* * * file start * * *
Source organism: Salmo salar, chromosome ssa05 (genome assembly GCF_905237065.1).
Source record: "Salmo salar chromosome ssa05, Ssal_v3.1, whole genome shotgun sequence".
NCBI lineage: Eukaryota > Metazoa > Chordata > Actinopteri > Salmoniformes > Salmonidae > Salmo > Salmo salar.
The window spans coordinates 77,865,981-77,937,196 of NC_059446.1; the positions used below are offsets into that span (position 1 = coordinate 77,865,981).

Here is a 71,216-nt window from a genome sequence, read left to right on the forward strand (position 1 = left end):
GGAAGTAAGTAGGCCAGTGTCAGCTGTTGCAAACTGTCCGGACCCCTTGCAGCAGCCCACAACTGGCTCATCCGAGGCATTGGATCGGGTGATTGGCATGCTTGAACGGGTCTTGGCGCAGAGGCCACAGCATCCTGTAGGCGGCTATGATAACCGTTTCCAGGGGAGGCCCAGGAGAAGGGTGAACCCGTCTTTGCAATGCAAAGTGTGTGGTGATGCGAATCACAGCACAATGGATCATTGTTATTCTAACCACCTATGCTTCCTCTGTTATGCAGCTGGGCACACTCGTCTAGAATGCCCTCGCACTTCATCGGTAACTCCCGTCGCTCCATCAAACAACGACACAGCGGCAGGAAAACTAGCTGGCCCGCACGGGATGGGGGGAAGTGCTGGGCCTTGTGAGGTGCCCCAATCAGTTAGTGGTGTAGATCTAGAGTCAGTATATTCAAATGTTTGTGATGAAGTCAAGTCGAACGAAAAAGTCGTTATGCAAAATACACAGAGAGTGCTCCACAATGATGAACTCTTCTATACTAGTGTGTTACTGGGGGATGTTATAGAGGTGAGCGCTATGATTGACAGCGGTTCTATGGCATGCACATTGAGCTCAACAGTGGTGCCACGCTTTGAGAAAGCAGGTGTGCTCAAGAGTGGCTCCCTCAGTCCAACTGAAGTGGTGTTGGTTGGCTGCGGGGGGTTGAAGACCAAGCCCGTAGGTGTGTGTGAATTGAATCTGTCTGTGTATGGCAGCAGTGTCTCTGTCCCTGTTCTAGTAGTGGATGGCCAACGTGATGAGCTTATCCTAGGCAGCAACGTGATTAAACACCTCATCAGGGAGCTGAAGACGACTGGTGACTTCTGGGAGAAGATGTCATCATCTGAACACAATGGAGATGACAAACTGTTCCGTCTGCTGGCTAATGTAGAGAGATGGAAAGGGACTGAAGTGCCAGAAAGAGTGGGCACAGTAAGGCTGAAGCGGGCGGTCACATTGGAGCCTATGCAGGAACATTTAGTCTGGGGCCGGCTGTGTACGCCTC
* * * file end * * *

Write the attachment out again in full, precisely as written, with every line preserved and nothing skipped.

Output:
Source organism: Salmo salar, chromosome ssa05 (genome assembly GCF_905237065.1).
Source record: "Salmo salar chromosome ssa05, Ssal_v3.1, whole genome shotgun sequence".
NCBI lineage: Eukaryota > Metazoa > Chordata > Actinopteri > Salmoniformes > Salmonidae > Salmo > Salmo salar.
The window spans coordinates 77,865,981-77,937,196 of NC_059446.1; the positions used below are offsets into that span (position 1 = coordinate 77,865,981).

Here is a 71,216-nt window from a genome sequence, read left to right on the forward strand (position 1 = left end):
GGAAGTAAGTAGGCCAGTGTCAGCTGTTGCAAACTGTCCGGACCCCTTGCAGCAGCCCACAACTGGCTCATCCGAGGCATTGGATCGGGTGATTGGCATGCTTGAACGGGTCTTGGCGCAGAGGCCACAGCATCCTGTAGGCGGCTATGATAACCGTTTCCAGGGGAGGCCCAGGAGAAGGGTGAACCCGTCTTTGCAATGCAAAGTGTGTGGTGATGCGAATCACAGCACAATGGATCATTGTTATTCTAACCACCTATGCTTCCTCTGTTATGCAGCTGGGCACACTCGTCTAGAATGCCCTCGCACTTCATCGGTAACTCCCGTCGCTCCATCAAACAACGACACAGCGGCAGGAAAACTAGCTGGCCCGCACGGGATGGGGGGAAGTGCTGGGCCTTGTGAGGTGCCCCAATCAGTTAGTGGTGTAGATCTAGAGTCAGTATATTCAAATGTTTGTGATGAAGTCAAGTCGAACGAAAAAGTCGTTATGCAAAATACACAGAGAGTGCTCCACAATGATGAACTCTTCTATACTAGTGTGTTACTGGGGGATGTTATAGAGGTGAGCGCTATGATTGACAGCGGTTCTATGGCATGCACATTGAGCTCAACAGTGGTGCCACGCTTTGAGAAAGCAGGTGTGCTCAAGAGTGGCTCCCTCAGTCCAACTGAAGTGGTGTTGGTTGGCTGCGGGGGGTTGAAGACCAAGCCCGTAGGTGTGTGTGAATTGAATCTGTCTGTGTATGGCAGCAGTGTCTCTGTCCCTGTTCTAGTAGTGGATGGCCAACGTGATGAGCTTATCCTAGGCAGCAACGTGATTAAACACCTCATCAGGGAGCTGAAGACGACTGGTGACTTCTGGGAGAAGATGTCATCATCTGAACACAATGGAGATGACAAACTGTTCCGTCTGCTGGCTAATGTAGAGAGATGGAAAGGGACTGAAGTGCCAGAAAGAGTGGGCACAGTAAGGCTGAAGCGGGCGGTCACATTGGAGCCTATGCAGGAACATTTAGTCTGGGGCCGGCTGTGTACGCCTC